Children in Nature

Nature Journaling

What is nature journaling?

Nature Journaling is a fun way to experience and practice the scientific method for everyone – whether you love to draw or not. John Muir Laws and Emilie Lygren developed guidelines for this hands-on and minds-on field activity that connects “art, science, math, and critical thinking while encouraging students and mentors alike to recognize and
record the wonder of the natural world” (How To Teach Nature Journaling, 2020).

 

 

The three questions you will ask – and help you observe something that interests you- as you journal are “I Notice, I wonder, and It reminds me of , abbreviated as INIWIRMO. So, pick something you like!  Whether your field activity takes place in a local park, schoolyard, backyard, or inside your home, you choose a “small part of nature” (houseplant, flower outside your window, pet, clouds, birds, or anything else), and start asking yourself these three INIWIRMO questions. Use pictures, numbers, and words to tell yourself and others about it, in any proportion that makes sense to describe your observation – but be specific. You can draw, measure, and describe in words as much or as little of your object as relates to your noticing, wondering, and asking what it reminds you of.  What’s its overall shape? Does “zooming” into a small detail tell you about what it will be or where it came from? Does counting and measuring parts of it (how many leaves does your plant have, how wide, tall, and thick is it?) remind you of something else? Using labels, short sentences, or paragraphs, you can write about the what, where, and how (“my plant has 5 dark green leaves and 2 red flowers that look like the plant we got in December- how did it get here? I wonder if it will grow as tall the ground as in the container the one we had?”).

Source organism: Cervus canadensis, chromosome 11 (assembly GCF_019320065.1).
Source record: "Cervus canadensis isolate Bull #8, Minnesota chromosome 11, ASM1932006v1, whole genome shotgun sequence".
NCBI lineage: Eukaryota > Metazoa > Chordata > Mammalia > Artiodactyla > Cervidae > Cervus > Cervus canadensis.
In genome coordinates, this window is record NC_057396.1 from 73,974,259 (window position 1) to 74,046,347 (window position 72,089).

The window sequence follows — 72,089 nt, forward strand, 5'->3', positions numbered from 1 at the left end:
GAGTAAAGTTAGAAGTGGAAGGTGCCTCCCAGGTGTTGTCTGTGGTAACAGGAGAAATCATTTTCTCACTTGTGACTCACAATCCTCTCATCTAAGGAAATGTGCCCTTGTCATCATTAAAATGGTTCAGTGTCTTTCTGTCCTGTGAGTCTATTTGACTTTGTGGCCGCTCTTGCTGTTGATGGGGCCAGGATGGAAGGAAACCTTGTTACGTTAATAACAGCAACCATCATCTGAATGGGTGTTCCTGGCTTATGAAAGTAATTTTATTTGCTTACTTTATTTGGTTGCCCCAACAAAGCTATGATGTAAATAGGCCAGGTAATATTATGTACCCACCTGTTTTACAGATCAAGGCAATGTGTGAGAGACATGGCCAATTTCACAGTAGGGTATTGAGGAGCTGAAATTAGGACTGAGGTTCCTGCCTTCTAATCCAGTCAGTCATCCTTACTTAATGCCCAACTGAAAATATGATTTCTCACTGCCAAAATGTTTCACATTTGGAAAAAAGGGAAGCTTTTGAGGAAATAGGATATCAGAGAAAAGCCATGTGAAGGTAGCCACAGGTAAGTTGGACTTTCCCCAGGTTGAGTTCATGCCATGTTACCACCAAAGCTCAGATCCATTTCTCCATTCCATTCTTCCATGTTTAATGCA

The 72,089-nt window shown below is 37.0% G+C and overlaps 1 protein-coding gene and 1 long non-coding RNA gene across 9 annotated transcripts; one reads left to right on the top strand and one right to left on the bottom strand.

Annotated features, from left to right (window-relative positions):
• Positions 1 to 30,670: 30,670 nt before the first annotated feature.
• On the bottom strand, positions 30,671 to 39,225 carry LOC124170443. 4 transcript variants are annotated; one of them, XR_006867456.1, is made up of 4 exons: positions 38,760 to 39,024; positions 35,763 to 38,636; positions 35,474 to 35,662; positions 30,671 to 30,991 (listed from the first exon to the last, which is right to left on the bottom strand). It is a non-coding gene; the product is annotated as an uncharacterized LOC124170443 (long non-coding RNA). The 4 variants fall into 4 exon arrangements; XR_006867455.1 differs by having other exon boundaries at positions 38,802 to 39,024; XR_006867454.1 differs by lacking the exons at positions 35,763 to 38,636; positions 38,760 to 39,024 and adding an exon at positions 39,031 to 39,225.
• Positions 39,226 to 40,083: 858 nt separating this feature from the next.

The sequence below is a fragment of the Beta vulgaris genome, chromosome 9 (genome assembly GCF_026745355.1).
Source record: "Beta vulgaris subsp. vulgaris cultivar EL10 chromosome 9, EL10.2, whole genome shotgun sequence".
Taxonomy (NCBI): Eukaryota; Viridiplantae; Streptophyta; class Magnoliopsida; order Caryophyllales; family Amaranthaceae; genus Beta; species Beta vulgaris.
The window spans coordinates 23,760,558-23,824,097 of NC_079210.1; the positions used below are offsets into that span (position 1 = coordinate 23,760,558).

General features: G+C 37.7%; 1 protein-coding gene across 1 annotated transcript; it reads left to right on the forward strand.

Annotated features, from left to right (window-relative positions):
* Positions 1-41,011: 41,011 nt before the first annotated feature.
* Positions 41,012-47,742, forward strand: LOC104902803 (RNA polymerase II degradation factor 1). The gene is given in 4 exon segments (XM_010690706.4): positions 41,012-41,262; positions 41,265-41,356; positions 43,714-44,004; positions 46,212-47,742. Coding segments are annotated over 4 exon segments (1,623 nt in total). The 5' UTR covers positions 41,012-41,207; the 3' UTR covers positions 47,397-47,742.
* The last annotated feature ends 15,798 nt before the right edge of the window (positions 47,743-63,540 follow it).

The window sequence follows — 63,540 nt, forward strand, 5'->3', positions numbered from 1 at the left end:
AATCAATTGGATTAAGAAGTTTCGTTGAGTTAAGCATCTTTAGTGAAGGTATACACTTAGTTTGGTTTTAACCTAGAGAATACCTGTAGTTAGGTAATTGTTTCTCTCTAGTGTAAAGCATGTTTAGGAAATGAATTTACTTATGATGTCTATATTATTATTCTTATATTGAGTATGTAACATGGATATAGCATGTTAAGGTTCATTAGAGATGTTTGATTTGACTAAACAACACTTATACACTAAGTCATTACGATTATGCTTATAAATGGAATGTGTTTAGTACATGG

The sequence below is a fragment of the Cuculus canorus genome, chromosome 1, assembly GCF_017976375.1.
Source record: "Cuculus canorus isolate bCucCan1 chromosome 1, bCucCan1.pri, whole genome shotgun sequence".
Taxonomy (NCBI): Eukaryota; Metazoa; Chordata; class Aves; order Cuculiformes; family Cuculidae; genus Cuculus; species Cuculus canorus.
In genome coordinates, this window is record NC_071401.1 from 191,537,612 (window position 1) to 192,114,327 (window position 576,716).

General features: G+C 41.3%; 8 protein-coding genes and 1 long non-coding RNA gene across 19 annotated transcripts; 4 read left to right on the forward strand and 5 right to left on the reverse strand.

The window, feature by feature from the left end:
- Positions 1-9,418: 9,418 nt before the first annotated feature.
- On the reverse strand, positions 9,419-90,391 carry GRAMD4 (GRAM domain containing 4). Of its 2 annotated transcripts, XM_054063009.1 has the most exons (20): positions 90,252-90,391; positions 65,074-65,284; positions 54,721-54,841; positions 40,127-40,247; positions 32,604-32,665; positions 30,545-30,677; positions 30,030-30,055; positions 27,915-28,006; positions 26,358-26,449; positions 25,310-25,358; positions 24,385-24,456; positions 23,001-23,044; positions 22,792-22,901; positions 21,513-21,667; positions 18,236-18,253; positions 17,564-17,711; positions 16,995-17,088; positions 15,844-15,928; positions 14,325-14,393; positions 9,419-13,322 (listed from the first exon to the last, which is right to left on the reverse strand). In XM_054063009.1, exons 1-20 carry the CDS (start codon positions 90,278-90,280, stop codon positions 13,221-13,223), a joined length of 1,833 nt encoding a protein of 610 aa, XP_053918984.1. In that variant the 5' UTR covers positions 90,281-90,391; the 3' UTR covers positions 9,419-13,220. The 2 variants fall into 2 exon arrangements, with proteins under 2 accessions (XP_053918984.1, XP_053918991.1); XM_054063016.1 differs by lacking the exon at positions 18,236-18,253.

Need help?

Use John Muir Laws’ and Emilie Lygren’s INIWIRMO prompts:

I notIce...

Be specific. Use words, pictures, and numbers

I wonder...

Who is, was, will it be?

What happened, is happening, happens next?

Where is, was, will it be?

When (did, will) it happen?

How does it work?

Why is it this way?

It reminds me of...

Things you have learned, seen, or held”

 

So, take the who, what, when, where, why, and how questions to a new level. There are no right or wrong “answers”- the purpose of nature journaling is to explore and then build on what you see. Have fun, be curious, and exercise your creativity!